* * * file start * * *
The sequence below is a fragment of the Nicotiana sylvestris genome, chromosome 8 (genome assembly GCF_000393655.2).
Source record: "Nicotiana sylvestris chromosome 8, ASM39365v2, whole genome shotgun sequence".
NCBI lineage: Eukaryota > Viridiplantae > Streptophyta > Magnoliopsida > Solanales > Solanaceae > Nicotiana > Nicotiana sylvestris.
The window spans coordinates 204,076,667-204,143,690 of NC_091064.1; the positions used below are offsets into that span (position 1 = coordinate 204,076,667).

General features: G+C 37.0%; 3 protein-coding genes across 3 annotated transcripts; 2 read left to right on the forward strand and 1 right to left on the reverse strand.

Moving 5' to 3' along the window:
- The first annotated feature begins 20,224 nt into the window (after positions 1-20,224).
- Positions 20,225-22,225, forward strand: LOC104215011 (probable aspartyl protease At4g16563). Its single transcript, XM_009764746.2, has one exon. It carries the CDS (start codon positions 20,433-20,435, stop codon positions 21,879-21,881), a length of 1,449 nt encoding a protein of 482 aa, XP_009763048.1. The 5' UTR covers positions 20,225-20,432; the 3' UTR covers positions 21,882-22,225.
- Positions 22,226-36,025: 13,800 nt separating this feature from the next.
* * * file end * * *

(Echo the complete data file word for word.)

The sequence below is a fragment of the Nicotiana sylvestris genome, chromosome 8 (genome assembly GCF_000393655.2).
Source record: "Nicotiana sylvestris chromosome 8, ASM39365v2, whole genome shotgun sequence".
NCBI lineage: Eukaryota > Viridiplantae > Streptophyta > Magnoliopsida > Solanales > Solanaceae > Nicotiana > Nicotiana sylvestris.
The window spans coordinates 204,076,667-204,143,690 of NC_091064.1; the positions used below are offsets into that span (position 1 = coordinate 204,076,667).

General features: G+C 37.0%; 3 protein-coding genes across 3 annotated transcripts; 2 read left to right on the forward strand and 1 right to left on the reverse strand.

Moving 5' to 3' along the window:
- The first annotated feature begins 20,224 nt into the window (after positions 1-20,224).
- Positions 20,225-22,225, forward strand: LOC104215011 (probable aspartyl protease At4g16563). Its single transcript, XM_009764746.2, has one exon. It carries the CDS (start codon positions 20,433-20,435, stop codon positions 21,879-21,881), a length of 1,449 nt encoding a protein of 482 aa, XP_009763048.1. The 5' UTR covers positions 20,225-20,432; the 3' UTR covers positions 21,882-22,225.
- Positions 22,226-36,025: 13,800 nt separating this feature from the next.